Threats to Free Speech

The whole Thiel-Gawker-Hogan dust-up is one of those gnarly scandals where no one looks good. It was sleazy for Gawker to publish the video. It’s sleazy for Thiel to be lawyering them into oblivion. From what I hear, Hulk Hogan’s a bit of a sleaze, too, though I’ve never cared the least bit about him.

Unlike some, I think this situation a real threat to free speech. Rogue billionaires pursuing secret vendettas against journalists? Along with government censorship, this is the threat to free speech. What could be worse?

What puzzles me is the idea that this somehow excuses other challenges to free speech, specifically those coming from college campuses. This is exactly why we should be worried about those challenges. If people can’t agree on a value like free speech, it’s much harder to rein in abuses. It’s hard even to argue about them. We end up with nothing but power struggles, billionaires versus bureaucrats. Clash of the over-lawyered titans. Pro wrestling indeed.

Here’s the nuanced take. Thiel didn’t do anything against the law. Activist litigation has its uses, and what’s more, it qualifies as a form of free expression. And yes, bitter plutocrats have a right to that form of free expression, along with organizations like the CEI or the ACLU.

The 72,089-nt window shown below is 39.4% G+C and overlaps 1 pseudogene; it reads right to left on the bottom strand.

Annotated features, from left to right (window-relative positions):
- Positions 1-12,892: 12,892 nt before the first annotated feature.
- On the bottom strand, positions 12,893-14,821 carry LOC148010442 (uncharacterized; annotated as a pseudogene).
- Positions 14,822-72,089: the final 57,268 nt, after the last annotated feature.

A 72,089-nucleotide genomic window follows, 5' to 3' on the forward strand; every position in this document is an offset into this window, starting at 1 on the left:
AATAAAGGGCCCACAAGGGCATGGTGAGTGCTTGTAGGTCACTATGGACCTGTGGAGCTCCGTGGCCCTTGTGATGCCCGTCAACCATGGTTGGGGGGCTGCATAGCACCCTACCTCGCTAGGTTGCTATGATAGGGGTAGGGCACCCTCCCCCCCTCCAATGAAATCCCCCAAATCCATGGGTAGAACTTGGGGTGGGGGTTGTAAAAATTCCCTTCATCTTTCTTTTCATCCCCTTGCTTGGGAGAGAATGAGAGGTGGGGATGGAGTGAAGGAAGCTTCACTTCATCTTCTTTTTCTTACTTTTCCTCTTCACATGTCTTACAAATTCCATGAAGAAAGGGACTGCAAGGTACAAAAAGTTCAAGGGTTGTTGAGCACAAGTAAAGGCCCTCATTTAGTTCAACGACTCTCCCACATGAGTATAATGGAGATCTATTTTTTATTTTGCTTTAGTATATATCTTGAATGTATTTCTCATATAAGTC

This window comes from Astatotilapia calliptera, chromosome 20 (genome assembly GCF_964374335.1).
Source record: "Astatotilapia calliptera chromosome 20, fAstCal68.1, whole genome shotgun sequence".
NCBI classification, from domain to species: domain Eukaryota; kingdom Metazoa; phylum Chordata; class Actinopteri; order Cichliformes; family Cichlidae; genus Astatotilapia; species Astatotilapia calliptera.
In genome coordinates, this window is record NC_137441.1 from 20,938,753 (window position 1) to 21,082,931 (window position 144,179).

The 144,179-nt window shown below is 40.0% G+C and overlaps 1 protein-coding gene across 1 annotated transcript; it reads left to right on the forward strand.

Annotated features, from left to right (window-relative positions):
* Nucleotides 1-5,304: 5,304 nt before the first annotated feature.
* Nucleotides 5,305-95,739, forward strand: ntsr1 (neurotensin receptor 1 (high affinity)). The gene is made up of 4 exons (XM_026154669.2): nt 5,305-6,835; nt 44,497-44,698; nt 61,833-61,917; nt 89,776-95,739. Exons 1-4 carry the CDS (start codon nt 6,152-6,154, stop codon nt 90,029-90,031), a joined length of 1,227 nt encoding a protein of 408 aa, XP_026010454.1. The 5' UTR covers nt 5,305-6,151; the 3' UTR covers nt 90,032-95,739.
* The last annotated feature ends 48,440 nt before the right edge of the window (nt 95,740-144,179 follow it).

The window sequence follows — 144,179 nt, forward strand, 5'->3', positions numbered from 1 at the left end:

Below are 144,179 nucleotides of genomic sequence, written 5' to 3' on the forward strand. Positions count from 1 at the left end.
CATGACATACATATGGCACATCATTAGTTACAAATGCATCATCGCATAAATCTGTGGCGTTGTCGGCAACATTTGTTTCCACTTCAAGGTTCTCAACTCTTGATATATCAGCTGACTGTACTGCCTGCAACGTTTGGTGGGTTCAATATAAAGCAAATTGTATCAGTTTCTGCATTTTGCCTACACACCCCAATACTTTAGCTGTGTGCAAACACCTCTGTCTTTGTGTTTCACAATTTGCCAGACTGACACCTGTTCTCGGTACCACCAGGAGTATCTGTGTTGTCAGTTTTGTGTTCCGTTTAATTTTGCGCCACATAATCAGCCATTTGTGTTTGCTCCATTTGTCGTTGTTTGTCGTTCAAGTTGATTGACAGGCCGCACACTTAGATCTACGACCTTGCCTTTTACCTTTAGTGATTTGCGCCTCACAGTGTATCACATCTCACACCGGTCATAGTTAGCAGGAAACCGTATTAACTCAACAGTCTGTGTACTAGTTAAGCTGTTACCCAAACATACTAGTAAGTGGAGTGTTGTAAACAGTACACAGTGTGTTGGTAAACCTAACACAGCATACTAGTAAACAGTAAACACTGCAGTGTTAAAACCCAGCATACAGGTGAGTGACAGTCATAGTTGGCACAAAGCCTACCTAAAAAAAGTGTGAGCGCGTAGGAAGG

So let him go ahead with his campaign. But it’s still a threat to free speech. We should discourage this kind of behavior. We should be able to explain why it’s misguided.

To do those things you need a platform. A billion dollars probably wouldn’t hurt either. But you also need principles.

That’s why the campus protests are worrisome, at least in some cases. There are different kinds of attacks on a value like free speech. Some are cannons that blast holes in it from without. And some are cracks that weaken it from within.

 

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